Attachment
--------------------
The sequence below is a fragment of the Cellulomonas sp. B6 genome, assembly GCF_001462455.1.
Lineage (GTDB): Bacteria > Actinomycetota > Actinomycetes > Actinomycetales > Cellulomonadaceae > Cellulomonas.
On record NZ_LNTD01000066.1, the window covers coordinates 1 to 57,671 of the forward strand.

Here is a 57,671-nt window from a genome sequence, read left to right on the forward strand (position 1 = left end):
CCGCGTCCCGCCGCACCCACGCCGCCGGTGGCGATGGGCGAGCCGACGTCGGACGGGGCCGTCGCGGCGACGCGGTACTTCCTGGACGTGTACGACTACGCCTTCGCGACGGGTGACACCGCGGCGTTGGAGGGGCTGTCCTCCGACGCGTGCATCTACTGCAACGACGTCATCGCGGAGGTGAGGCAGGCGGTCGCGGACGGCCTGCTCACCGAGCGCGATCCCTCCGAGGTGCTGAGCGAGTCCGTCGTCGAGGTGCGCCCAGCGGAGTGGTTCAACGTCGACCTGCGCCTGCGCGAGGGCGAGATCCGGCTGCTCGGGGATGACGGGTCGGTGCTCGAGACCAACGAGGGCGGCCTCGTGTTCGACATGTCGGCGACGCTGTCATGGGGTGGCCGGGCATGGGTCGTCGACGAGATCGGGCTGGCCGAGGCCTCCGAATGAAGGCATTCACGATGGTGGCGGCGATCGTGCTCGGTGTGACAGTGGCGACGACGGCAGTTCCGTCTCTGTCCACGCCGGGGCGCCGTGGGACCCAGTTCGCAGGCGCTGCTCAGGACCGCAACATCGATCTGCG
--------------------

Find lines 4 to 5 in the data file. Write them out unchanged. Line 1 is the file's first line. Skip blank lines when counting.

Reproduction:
Here is a 57,671-nt window from a genome sequence, read left to right on the forward strand (position 1 = left end):
CCGCGTCCCGCCGCACCCACGCCGCCGGTGGCGATGGGCGAGCCGACGTCGGACGGGGCCGTCGCGGCGACGCGGTACTTCCTGGACGTGTACGACTACGCCTTCGCGACGGGTGACACCGCGGCGTTGGAGGGGCTGTCCTCCGACGCGTGCATCTACTGCAACGACGTCATCGCGGAGGTGAGGCAGGCGGTCGCGGACGGCCTGCTCACCGAGCGCGATCCCTCCGAGGTGCTGAGCGAGTCCGTCGTCGAGGTGCGCCCAGCGGAGTGGTTCAACGTCGACCTGCGCCTGCGCGAGGGCGAGATCCGGCTGCTCGGGGATGACGGGTCGGTGCTCGAGACCAACGAGGGCGGCCTCGTGTTCGACATGTCGGCGACGCTGTCATGGGGTGGCCGGGCATGGGTCGTCGACGAGATCGGGCTGGCCGAGGCCTCCGAATGAAGGCATTCACGATGGTGGCGGCGATCGTGCTCGGTGTGACAGTGGCGACGACGGCAGTTCCGTCTCTGTCCACGCCGGGGCGCCGTGGGACCCAGTTCGCAGGCGCTGCTCAGGACCGCAACATCGATCTGCG